Dream Lake – Colorado
The Rocky Mountain National Park is truly one of the most beautiful parks in the country. The photographic opportunities here are endless and constantly changing.
On a recent trip to the Rockies I decided to make the short 1½-mile hike to Dream Lake. I was off to an early start knowing from a previous trip that the lighting looks best in the early morning. Hallet’s Peak in the background rises a “mere”12,700 feet. Fortunately the hike begins at Bear Lake at an elevation of nearly 9,500 feet but rises quickly another 500 feet through Aspen stands and a Spruce forest. The hike is relatively easy and the beautiful scenery along the way is an added bonus.
Photographers should start this hike at sunrise. The trail will take you will past Nymph Lake but don’t stop here, it’s best to continue the hike up to Dream Lake. If you arrive too late the entire scene will be in direct sunlight and give your photographs a flat look. I prefer the side lighting and the shadows it will create. On the return trip back down is a good time to check out Nymph Lake.
Once you arrive at Dream Lake you have several options. You can stay at a lower elevation to the lake and photograph the reflection of Hallet’s Peak. The reflection can make a nice foreground. Another option is to climb to the higher elevation as I did in this instance. I found the fir trees made a nice foreground but it was very important to keep the trees tops from intersecting rock formations in the center of the image. So I had the 5 x 7 view camera elevated to the max while I stood on a log to elevate me to the max. I was happy to have my viewing card in my pack. I put it to good use before setting up my camera.
I used an orange filter to enhance the blue sky which required a two stop adjustment in exposure. Placing the shaded trees on the left on Zone III my exposure was f-32 at 1sec. I was fortunate to have frequent pauses in the breeze. My foreground fir trees would sway freely in the wind and my orange filter changed the exposure to f-32 for 4 seconds. I was patient and the wind cooperated.
While teaching at the recent Smoky Mountain Photography Workshop I encountered a similar exposure dilemma of a scene that a student had composed. Another student asked why not open the aperture two stops to f-16 to compensate for the orange filter? It was a good question. I explained that at f-16 the foreground would go soft and that with the depth of field table one can calculate the minimum aperture required to keep the foreground and background sharp and in focus. This was a wonderful opportunity for the students to learn more about depth of field while actually making the photograph and how to avoid mistakes that will prove disappointing later when the print is enlarged.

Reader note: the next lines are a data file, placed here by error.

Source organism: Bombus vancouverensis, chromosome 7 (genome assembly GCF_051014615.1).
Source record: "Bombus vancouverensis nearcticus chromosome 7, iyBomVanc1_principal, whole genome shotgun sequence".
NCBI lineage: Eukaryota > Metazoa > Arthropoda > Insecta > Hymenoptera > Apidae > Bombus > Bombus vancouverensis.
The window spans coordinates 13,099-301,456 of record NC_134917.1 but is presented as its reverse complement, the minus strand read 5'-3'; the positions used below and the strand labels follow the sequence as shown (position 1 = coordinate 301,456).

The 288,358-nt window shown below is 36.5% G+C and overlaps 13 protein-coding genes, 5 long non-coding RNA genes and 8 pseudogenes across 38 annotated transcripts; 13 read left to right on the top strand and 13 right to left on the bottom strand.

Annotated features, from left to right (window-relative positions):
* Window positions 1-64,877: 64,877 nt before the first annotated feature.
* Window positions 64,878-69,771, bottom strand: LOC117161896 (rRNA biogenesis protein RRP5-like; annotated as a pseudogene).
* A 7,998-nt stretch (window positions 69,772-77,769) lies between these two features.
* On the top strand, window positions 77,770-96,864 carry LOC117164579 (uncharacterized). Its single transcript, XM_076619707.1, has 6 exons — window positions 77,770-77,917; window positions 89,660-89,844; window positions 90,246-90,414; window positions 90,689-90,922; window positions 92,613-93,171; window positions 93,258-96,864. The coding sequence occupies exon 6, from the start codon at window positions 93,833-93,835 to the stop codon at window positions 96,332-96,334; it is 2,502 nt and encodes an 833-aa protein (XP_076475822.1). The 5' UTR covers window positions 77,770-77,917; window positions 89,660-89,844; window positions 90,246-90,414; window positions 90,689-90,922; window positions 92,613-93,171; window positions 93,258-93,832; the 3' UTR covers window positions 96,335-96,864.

About the Print of the Month
The Print of the Month is a new print offered at an early-edition discount. Normal pricing must apply once the print is offered by a gallery.
The Print of the Month is a silver gelatin print, each one created by hand using traditional darkroom methods.
Prints are limited to 50 per edition.
Typically the Print of the Month is made from a T-Max 100 negative, which is processed in D-76 mixed 1:1.
Each fine art print is made by hand using Ilford-based double weight paper.
The prints are double fixed and selenium toned for longevity. They are then washed in a vertical print washer to completely eliminate any residue. Prints are carefully allowed to dry for two days. Next, each print is mounted on museum quality archival mat boards with acid-free mounting tissue. Although each print takes a considerable amount of time and meticulous effort, this archival printing and mounting process is the only way to ensure print permanence and collectability. Give it proper care and your print will last hundreds of years without fading.
My signature and the print number are visible on the mat, below the print.
The Print of the Month offers a 50% savings off the normal investment.